Goerzen: Feminism—or the foundational belief that all people are equally created in God’s good image, equally worthy, and equally called by God—affects all aspects of my life and faith. For example, it influences the language I use for both people and God; it affects the stories and images I choose to use in worship and teaching; and it influences the ways I seek to encourage people to use their gifts within the church and the world. I want everyone to see that there is something of God within them, and that the gifts they have been given are vital to God’s mission in the world.

Prothro: In my spiritual journey, feminism has helped me to realize that I—as a woman—am created in God’s image. It’s such a foundational piece of one’s faith that some take for granted, but I don’t because I lived for so long believing that God was a man and that I was “other.” The greatest commandment is to love our neighbor as ourself. Recognizing that all women are adjectative of God has empowered me to really love myself so that I am more able to accept and channel my power to love others.

What are your hopes for the future of feminism in the Mennonite Church?

Martinez: I hope that the Mennonite church can be an agent of change in the feminist movement—that based on our understanding of the dignity of God’s creation, the Mennonite church can actively fight sexism, sexist exploitation, and all forms of oppression. That as a church, we recognize that God’s desire is for the Kingdom of God on earth as it is in heaven—a kingdom where there are no such divisions as Jew and Gentile, slave and free, male and female­—but that while we all have a unique expression of love that honors God, these things make us bigger and more beautiful as a whole.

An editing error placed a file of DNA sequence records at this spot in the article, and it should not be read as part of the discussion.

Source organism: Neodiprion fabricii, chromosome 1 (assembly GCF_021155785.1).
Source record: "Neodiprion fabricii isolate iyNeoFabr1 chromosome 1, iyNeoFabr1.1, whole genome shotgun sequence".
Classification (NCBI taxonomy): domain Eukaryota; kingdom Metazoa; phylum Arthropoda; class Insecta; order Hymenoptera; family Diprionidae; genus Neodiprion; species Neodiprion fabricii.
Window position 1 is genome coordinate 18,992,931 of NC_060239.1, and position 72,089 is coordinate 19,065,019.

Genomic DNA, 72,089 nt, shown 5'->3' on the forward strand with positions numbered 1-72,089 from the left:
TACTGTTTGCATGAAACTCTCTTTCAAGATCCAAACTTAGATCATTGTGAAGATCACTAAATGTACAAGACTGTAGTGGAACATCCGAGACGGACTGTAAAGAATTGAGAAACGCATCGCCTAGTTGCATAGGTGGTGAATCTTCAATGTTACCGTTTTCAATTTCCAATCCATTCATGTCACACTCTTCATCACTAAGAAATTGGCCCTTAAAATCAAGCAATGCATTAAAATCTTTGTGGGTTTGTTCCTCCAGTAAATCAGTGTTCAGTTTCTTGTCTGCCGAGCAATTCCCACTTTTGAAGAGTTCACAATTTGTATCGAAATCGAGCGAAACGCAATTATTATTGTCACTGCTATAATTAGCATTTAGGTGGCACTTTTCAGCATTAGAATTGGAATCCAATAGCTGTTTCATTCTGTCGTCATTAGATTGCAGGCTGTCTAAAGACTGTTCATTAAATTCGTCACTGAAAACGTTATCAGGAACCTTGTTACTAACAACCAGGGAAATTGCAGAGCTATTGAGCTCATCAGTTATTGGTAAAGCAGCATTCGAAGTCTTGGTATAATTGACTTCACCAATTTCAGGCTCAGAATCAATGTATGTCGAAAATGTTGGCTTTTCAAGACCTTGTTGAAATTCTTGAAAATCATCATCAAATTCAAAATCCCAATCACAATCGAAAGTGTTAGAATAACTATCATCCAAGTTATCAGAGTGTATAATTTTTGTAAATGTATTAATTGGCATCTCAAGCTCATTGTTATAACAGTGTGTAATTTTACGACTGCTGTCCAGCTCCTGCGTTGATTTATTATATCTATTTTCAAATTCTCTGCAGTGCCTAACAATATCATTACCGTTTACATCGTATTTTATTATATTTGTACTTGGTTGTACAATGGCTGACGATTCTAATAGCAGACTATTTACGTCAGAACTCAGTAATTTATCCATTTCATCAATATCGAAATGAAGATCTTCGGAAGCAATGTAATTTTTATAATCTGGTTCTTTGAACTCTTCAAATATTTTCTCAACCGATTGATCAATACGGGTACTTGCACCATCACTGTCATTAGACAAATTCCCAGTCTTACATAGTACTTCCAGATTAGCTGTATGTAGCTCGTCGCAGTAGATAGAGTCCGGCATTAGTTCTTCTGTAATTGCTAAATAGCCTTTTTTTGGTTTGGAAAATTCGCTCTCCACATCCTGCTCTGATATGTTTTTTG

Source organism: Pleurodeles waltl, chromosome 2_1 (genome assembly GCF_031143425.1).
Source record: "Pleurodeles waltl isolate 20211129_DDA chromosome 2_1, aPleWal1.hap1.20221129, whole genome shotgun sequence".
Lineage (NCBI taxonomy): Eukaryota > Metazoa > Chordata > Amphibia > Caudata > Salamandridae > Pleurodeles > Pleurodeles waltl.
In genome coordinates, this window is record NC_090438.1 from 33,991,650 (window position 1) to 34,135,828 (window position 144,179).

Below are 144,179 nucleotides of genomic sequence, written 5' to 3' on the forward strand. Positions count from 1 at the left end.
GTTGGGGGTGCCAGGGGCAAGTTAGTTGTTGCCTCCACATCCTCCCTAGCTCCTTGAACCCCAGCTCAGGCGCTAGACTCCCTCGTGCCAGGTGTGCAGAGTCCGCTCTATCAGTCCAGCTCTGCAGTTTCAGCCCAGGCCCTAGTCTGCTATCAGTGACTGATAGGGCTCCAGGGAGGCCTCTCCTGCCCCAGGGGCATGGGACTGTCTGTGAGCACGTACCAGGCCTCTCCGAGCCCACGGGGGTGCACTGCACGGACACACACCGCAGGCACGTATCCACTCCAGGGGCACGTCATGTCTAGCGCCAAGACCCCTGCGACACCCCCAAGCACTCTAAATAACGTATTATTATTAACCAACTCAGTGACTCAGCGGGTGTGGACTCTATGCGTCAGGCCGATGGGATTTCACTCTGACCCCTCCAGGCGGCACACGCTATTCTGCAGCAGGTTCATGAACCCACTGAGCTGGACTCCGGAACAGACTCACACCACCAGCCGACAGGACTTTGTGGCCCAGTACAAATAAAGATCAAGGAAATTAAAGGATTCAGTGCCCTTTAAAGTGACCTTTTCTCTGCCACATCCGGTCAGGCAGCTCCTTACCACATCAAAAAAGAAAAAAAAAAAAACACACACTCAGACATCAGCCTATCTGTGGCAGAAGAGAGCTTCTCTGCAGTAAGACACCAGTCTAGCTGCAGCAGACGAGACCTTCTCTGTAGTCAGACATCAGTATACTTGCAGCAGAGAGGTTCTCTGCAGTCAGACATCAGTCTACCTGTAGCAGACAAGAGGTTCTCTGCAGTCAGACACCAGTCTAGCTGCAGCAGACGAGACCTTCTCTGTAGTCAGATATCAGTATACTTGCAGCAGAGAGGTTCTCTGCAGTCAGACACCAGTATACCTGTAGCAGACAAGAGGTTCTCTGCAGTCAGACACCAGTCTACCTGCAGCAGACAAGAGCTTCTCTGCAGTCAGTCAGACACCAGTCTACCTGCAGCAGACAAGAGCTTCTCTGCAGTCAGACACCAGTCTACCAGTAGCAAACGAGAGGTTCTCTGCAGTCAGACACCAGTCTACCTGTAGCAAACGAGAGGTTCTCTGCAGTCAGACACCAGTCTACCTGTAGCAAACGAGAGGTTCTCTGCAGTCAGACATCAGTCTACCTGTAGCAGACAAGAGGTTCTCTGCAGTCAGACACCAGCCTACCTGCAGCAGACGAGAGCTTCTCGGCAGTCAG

Goerzen: I hope that the church can explicitly and continually affirm and proclaim the goodness and worth of each person. It is important for the church to teach that every person is equally created in God’s image regardless of gender, race, or social class, as well as that every person is equally called by God for the sake of God’s mission in the church and in the world.